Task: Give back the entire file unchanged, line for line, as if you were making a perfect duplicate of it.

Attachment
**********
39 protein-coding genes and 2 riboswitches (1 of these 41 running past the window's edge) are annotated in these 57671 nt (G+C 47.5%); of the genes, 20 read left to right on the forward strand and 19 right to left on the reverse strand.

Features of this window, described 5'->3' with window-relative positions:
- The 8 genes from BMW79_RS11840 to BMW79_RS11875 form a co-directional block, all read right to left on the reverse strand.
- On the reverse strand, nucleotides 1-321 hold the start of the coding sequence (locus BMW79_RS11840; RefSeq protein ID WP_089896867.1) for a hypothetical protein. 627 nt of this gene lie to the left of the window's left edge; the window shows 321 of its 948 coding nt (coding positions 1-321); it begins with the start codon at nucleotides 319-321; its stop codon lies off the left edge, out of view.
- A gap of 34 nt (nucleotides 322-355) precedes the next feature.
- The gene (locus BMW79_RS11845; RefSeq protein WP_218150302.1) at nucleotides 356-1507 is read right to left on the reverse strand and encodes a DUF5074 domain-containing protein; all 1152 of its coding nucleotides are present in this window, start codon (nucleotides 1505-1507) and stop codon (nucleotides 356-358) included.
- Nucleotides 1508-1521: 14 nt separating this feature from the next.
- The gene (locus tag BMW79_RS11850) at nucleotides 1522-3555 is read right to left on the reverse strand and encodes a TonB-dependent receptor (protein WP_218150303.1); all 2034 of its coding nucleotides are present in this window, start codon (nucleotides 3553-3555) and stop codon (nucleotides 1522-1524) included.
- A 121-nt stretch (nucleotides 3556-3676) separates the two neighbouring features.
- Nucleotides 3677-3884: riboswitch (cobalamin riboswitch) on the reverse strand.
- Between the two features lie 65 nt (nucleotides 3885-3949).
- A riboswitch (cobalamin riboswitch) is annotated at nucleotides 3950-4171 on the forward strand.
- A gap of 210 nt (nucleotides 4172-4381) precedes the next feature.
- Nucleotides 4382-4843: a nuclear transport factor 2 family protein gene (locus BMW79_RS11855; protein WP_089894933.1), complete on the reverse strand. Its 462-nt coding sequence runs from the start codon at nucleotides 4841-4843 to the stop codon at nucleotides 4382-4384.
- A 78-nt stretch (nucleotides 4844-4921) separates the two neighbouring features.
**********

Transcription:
39 protein-coding genes and 2 riboswitches (1 of these 41 running past the window's edge) are annotated in these 57671 nt (G+C 47.5%); of the genes, 20 read left to right on the forward strand and 19 right to left on the reverse strand.

Features of this window, described 5'->3' with window-relative positions:
- The 8 genes from BMW79_RS11840 to BMW79_RS11875 form a co-directional block, all read right to left on the reverse strand.
- On the reverse strand, nucleotides 1-321 hold the start of the coding sequence (locus BMW79_RS11840; RefSeq protein ID WP_089896867.1) for a hypothetical protein. 627 nt of this gene lie to the left of the window's left edge; the window shows 321 of its 948 coding nt (coding positions 1-321); it begins with the start codon at nucleotides 319-321; its stop codon lies off the left edge, out of view.
- A gap of 34 nt (nucleotides 322-355) precedes the next feature.
- The gene (locus BMW79_RS11845; RefSeq protein WP_218150302.1) at nucleotides 356-1507 is read right to left on the reverse strand and encodes a DUF5074 domain-containing protein; all 1152 of its coding nucleotides are present in this window, start codon (nucleotides 1505-1507) and stop codon (nucleotides 356-358) included.
- Nucleotides 1508-1521: 14 nt separating this feature from the next.
- The gene (locus tag BMW79_RS11850) at nucleotides 1522-3555 is read right to left on the reverse strand and encodes a TonB-dependent receptor (protein WP_218150303.1); all 2034 of its coding nucleotides are present in this window, start codon (nucleotides 3553-3555) and stop codon (nucleotides 1522-1524) included.
- A 121-nt stretch (nucleotides 3556-3676) separates the two neighbouring features.
- Nucleotides 3677-3884: riboswitch (cobalamin riboswitch) on the reverse strand.
- Between the two features lie 65 nt (nucleotides 3885-3949).
- A riboswitch (cobalamin riboswitch) is annotated at nucleotides 3950-4171 on the forward strand.
- A gap of 210 nt (nucleotides 4172-4381) precedes the next feature.
- Nucleotides 4382-4843: a nuclear transport factor 2 family protein gene (locus BMW79_RS11855; protein WP_089894933.1), complete on the reverse strand. Its 462-nt coding sequence runs from the start codon at nucleotides 4841-4843 to the stop codon at nucleotides 4382-4384.
- A 78-nt stretch (nucleotides 4844-4921) separates the two neighbouring features.